Balsamic vinegar is an authentic product of Italy. The making of balsamic vinegar is truly an art. It is similar to wine, only because grapes are the main ingredient – the preparation varies significantly.
A process called “aged reduction” is used wherein white grapes, namely Trebbiano or Spergola, are boiled in uncovered copper cauldrons. After cooking the grapes continuously and slowly for a long time, the moisture content is reduced to less than 50%. The resulting liquid is the consistency of thick syrup and is called the “must.”
Next, the complicated aging process begins. The “must” is transferred to big wood vats. A portion of aged balsamic vinegar (older) is poured into the container as well, which causes the solution to become acetous, a process called acetification.
The acetification process of balsamic vinegar usually lasts twelve years. Once every year, the “must” is poured into a newer, smaller barrel, of differing wood types. These varieties of popular wood, oak, cherry, chestnut, ash and wild cherry add flavors to the balsamic vinegar, making the end product rich and pleasing to the palate. The most unique flavors are added when juniper and mulberry wood vats are used, however, these woods are harder to obtain.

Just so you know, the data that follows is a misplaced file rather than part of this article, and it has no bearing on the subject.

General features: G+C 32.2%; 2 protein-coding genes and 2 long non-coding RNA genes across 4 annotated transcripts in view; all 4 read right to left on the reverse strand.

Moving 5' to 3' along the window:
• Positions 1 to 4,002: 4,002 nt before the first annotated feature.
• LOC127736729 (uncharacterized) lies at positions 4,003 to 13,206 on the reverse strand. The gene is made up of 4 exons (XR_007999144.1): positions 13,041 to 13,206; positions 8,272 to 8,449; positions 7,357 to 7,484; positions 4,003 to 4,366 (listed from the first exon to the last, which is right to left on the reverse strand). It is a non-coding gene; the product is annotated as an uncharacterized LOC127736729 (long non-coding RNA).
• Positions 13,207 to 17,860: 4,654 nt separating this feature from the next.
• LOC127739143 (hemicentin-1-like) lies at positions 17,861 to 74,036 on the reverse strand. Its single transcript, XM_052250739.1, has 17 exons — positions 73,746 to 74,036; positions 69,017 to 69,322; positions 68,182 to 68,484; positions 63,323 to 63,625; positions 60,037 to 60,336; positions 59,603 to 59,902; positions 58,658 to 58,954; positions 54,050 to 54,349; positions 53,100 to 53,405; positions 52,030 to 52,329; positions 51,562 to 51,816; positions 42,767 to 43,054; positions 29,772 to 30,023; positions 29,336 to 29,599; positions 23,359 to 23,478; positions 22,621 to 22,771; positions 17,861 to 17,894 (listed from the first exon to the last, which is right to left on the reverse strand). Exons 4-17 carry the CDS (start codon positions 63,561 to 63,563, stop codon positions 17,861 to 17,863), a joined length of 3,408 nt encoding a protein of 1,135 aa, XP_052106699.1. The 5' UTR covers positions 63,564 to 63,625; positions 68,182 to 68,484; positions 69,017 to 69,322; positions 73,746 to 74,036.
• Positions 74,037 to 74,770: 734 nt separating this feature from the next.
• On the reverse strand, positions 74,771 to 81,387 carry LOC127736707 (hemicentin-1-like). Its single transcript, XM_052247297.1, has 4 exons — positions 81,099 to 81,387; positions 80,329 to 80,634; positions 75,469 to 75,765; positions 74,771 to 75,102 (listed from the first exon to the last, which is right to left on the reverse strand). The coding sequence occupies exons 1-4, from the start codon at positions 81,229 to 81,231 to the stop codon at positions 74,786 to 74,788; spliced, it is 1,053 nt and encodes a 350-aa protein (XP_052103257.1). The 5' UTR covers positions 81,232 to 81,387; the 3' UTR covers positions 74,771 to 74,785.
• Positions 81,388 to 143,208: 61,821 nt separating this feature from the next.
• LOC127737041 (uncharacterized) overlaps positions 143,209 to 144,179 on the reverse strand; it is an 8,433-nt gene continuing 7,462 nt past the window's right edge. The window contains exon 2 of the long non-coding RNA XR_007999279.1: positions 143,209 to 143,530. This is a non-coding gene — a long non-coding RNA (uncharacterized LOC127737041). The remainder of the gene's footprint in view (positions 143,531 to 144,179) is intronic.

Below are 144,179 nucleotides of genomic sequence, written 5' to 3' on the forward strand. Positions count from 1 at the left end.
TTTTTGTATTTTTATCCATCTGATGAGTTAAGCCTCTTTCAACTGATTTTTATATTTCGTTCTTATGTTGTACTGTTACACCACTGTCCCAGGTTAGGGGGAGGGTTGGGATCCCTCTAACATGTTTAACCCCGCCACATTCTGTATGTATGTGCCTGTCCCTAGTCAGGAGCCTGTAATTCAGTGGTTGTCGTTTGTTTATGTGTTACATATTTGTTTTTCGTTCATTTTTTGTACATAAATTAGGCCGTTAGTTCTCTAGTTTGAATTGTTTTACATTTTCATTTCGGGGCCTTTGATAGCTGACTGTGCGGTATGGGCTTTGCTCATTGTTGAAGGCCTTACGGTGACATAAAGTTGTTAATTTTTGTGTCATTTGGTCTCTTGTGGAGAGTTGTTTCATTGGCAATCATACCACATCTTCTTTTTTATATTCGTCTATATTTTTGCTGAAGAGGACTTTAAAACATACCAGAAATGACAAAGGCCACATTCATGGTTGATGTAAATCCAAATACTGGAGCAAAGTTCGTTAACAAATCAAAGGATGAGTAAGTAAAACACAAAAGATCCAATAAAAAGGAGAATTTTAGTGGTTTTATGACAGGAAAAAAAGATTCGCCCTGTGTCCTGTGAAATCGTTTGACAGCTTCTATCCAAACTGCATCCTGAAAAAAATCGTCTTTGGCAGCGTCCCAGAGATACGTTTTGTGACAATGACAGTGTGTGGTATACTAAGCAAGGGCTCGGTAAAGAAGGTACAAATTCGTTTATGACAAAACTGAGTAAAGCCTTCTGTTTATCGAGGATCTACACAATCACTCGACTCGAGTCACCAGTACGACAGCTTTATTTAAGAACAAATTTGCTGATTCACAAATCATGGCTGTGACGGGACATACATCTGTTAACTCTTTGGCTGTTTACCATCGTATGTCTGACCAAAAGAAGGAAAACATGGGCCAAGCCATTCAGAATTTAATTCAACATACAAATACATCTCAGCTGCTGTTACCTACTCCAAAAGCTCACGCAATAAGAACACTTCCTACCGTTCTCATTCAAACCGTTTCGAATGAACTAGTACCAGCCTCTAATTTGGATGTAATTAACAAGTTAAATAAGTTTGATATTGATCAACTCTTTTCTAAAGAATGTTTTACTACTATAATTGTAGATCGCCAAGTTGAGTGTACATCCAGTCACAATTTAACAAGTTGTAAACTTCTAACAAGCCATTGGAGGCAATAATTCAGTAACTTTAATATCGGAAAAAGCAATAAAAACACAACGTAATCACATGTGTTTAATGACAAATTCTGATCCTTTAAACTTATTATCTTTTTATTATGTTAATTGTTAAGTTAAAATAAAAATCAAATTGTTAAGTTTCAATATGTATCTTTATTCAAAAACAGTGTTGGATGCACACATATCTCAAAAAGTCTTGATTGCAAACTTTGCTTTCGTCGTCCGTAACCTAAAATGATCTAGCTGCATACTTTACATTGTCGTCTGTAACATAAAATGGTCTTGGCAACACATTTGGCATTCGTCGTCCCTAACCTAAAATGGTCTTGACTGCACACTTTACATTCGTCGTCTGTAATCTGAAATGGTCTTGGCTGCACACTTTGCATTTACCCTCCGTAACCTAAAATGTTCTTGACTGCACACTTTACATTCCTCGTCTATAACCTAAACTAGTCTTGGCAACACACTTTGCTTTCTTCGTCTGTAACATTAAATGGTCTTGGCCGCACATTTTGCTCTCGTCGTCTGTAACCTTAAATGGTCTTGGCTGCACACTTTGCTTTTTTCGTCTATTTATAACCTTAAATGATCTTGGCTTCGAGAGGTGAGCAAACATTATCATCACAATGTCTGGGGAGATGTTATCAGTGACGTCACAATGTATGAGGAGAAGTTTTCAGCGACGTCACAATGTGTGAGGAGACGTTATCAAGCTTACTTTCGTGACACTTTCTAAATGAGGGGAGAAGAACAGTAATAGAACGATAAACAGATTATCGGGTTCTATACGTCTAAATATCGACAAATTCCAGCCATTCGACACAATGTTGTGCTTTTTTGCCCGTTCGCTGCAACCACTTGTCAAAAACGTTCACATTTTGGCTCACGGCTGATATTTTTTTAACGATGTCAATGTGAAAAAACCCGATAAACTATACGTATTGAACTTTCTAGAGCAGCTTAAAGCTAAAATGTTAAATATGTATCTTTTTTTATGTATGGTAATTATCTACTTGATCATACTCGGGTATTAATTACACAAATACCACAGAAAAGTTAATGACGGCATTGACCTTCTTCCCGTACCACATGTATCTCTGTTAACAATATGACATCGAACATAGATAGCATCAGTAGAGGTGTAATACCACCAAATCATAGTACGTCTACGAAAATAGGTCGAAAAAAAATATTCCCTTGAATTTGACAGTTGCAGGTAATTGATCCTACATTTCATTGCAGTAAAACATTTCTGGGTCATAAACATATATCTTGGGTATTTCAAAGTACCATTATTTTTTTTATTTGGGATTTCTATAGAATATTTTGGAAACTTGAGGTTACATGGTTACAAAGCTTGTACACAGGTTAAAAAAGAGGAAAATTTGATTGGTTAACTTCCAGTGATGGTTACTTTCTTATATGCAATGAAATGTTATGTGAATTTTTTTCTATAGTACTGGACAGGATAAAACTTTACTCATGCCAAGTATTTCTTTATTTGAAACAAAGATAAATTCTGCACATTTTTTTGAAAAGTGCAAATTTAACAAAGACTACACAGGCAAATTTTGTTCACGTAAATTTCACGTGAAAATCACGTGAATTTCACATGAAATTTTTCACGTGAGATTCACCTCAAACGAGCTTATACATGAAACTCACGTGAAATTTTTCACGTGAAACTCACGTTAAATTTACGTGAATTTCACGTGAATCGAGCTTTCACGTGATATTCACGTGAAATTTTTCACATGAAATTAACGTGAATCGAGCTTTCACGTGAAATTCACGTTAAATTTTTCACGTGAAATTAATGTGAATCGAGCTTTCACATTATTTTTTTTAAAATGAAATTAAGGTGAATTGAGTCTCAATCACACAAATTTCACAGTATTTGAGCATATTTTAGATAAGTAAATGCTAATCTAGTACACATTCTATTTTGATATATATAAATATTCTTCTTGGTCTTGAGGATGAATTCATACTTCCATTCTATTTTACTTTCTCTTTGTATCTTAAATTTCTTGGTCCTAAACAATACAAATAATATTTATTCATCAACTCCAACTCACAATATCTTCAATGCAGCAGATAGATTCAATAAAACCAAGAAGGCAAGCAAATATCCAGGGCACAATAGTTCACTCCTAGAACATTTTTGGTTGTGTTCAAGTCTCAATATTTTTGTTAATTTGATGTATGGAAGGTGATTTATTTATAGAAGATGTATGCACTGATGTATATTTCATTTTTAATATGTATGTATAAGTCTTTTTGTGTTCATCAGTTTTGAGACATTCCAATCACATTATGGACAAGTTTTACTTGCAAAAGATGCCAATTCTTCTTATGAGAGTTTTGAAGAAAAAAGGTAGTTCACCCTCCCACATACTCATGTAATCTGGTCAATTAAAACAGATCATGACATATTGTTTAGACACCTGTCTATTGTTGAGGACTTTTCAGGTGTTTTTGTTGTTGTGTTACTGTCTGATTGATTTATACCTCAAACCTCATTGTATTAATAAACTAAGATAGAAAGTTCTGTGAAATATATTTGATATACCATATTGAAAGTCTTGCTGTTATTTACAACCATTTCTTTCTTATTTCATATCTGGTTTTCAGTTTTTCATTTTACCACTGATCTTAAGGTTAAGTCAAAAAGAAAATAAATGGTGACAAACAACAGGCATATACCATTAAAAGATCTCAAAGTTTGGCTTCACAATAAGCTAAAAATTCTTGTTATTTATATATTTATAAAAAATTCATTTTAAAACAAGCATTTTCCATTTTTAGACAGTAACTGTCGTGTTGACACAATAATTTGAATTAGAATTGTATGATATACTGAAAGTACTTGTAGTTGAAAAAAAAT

Your recipe is only going to be as good as the quality ingredients you use, especially when it comes to balsamic vinegar. Don’t be confused when you see a bottle of $5.00 balsamic vinegar on the shelf right next to one priced at $35.00. It is probable that the $5.00 bottle is not truly balsamic, but an inexpensive commercially produced vinegar. If you were able to taste test the two, you would be able to truly determine the quality of the balsamic vinegar. Your best bet is to read the labels and make an educated assumption that the inexpensive balsamic vinegar product, may not be of the best quality. Remember, it is required to be aged at least 12 years.
Reggio Emilia, lists three quality Balsamic Italian Vinegars:
• 12 years aged, indicated with a Red level or label.
• 20 years aged, indicated with a Silver level or label.
• 30-40 years ages designated with a Gold level or label.
Superior balsamic vinegars are aged 25 to 50 years. Their consistency is like that of a liqueur. This genuine Italian “aged reduced” balsamic vinegar will be found in 3.4 ounce containers and priced at $60.00 to $700.00 per bottle. Do not pour, but use by the drop.
[tags] balsamic vinegar, balsamico [/tags]